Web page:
Hear the companion radio feature about opposition to the Sunrise Powerlink at The California Report, starting Friday morning.
By Ruxandra Guidi
The road that takes you from the sleepy town of Boulevard into the path of the Sunrise Powerlink is a dusty, unmarked path that’s a couple of miles long. It ends at a gate without a sign, where a guard stands in the hot midday sun. He knows to keep any unauthorized visitors away; there’s a party going on inside, while the protesters make noise for hours outside.
No one yet knows what the Sunrise Powerlink will end up looking like, and at what cost — and that’s just two of the main issues people have with it. Opponents of the giant network of powerlines, towers, and substations, say it will run for 120 miles, through delicate ecosystems and fire-prone areas. Its impact on local residents and wildlife will be irreparable.
On the other hand, SDG&E says its “superhighway” for transporting electrons from remote solar and wind farms to coastal population centers, will respect state and federal lands and go around delicate areas of the desert; that it will generate much-needed jobs while meeting state goals for green energy development. In the process, the California Imperial Valley is being touted as a so-called “mega-region;” a showcase for clean energy production.
But David Elliott sees both sides of this picture with a heavy dose of skepticism. He lives in the mountains north of Boulevard, and belongs to the Manzanita band of the Kumeyaay Nation, a native community whose history and culture is rooted in the desert lands of California, Arizona, and Northern Mexico.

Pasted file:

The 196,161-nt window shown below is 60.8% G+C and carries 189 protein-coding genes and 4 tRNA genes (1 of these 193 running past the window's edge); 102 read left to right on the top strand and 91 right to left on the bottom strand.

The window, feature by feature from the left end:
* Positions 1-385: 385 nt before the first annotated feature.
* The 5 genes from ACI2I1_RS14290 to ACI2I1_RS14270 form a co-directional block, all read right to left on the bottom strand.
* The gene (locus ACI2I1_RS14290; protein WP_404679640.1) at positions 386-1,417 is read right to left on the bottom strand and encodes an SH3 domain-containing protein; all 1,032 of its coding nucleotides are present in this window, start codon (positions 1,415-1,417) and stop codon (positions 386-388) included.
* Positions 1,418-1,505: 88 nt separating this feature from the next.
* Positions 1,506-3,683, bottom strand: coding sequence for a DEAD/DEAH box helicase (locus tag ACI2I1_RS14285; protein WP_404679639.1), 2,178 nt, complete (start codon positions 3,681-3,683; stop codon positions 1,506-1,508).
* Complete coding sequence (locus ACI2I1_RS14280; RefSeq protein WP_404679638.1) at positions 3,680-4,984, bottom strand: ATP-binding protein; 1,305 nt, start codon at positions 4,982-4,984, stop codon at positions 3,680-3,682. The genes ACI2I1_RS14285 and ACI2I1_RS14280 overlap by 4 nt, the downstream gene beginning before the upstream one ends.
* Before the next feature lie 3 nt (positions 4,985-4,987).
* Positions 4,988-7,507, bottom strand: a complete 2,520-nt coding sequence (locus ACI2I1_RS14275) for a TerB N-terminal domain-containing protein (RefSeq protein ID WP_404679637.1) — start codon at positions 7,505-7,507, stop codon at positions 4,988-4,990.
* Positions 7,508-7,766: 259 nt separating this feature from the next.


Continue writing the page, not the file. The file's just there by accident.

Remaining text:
“We’ve been asked to survey thousands of acres that would fall within the Powerlink network,” says Elliott. “We’ve asked SDG&E and its contractors: ‘Where’s the footprint for the proposed towers or lines or roads?’ When we ask that question, they tell us, ‘I don’t know’.”
Despite the fact that no one can yet predict the actual size of the powerline, Elliott believes it is possible to gauge its impact on wildlife and the landscape. But what about the project’s impact on California history? The Kumeyaay and Quechan tribes, among others, know that there are thousands of burial artifacts that have remained undisturbed for generations underground, and they say that federal agencies have given the Powerlink permission to move ahead with construction plans, without proper consultation.
Outside the groundbreaking ceremony, David Elliott was one of two tribal members who showed up to protest the project. This just days after a different group of Native American tribes gained national attention when President Barack Obama settled a historic lawsuit with them, filed by their parents and grandparents 15 years ago. The settlement wasn’t over land or artifacts, but over royalties for oil, gas, grazing and timber rights. Elliott thought about the significance of this news, and saw it, too, with some degree of doubt.
“All the resources that have been extracted from Native American lands over hundreds of years; there’s no amount of money that the government can give to those people, our people, or certain individuals, that would ever be able to repay what they’ve taken out,” said Elliott.